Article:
What are the barriers to asthma preventer use?


An Australian study has looked at patients’ and carers’ choices and use of asthma preventer medicines

Cost may be a barrier for patient adherence to preventer medicines, according to research led by the Woolcock Institute of Medical Research at the University of Sydney.

Researchers interviewed 24 adults with asthma and 20 carers for children aged 3-17 years with asthma.

One adult was also interviewed as a carer so the total participant number was 43.

Just over one-quarter of participants were concession card holders.

Among participants, more than one quarter of adults with asthma (29%) were not currently using an asthma preventer, while this was stated by 14% of carers of children with asthma.

Of adults that were currently using asthma preventers, 63% were using a combination of regular inhaled corticosteroids (ICS) and long-acting beta2-agonist (LABA), with 14% children with asthma using the ICS/LABA combo.

Sixty percent of children were using ICS alone, compared to just 8% of adults with asthma.

And forty percent of children were using leukotriene receptor antagonist.

Some participants revealed the importance of preventers in maintaining their independence and ability to participate in social and physical activities.

However both adults and carers placed the responsibility for medicine changes firmly with the doctor.

When probed about factors that would affect decision making about preventer choice, if offered, the key factor for most participants was treatment effectiveness.

Reported barriers to preventer adherence included participant behaviours, medicine side effects and cost, and characteristics of healthcare professionals.

The barrier most often cited by participants was perceived side effects of asthma medicines, particularly corticosteroids.

For some adults weight gain from oral corticosteroids was the major concern.

Meanwhile for carers, possible effects of ICS on growth of children were paramount.

Several carers expressed a dislike of giving any medicine to their child and some actively searched for alternative therapies to avoid medicine use – including visiting a naturopath in an attempt to cure their asthma.

Some participants perceived healthcare providers as poor communicators – not “hearing” the patient, or adequately educating them.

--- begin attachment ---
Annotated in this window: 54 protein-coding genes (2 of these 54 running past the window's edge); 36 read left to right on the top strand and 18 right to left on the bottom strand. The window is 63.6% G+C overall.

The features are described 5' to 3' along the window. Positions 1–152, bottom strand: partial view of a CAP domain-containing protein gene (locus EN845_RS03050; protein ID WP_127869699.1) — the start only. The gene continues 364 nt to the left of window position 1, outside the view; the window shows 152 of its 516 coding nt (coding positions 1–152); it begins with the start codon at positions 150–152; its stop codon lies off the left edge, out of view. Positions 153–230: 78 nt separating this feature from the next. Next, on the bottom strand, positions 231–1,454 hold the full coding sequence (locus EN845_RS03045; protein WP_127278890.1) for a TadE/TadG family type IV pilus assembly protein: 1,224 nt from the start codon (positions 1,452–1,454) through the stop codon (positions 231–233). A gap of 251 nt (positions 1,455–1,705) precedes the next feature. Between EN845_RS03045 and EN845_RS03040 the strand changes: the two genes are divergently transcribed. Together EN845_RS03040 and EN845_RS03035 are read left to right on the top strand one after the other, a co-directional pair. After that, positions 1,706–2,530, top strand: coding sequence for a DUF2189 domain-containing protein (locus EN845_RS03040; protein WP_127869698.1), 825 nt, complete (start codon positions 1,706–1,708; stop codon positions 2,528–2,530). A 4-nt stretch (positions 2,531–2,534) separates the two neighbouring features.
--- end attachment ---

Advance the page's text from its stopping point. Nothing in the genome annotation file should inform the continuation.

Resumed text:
However others enjoyed support from healthcare providers, which was helpful to carers especially around time of diagnosis.

Practical issues such as the need (and cost) to visit a doctor to obtain scripts, and the availability of medicines and accessories in pharmacies were perceived to be a problem especially in rural areas.

Some participants mentioned cost issues as a barrier to preventer use during the interviews, however, it was not a focus for most.

Several of those who were eligible for reduced (concessional) co-payments expressed that medicine costs could still be a struggle, and they may need to go without medicine, lower their dose or frequency of use temporarily, or make a sacrifice in some other area.

Affordability of asthma medicines at a societal level was also a concern for many participants—several participants expressed that patients cannot help suffering from diseases such as asthma and shouldn’t have their treatment compromised because of cost.

Study results suggest that to address preventer adherence issues including cost, support is required for both healthcare providers and patients, the researchers conclude.

“General practitioners need to encourage empathic discussion about barriers and enablers,” they say.

“Asthma patients and carers of children with asthma could benefit from education regarding shared decision-making, to empower them in their dealings with healthcare providers and choices of medicine.”

This study was published in the Australian and New Zealand Journal of Public Health (open access).

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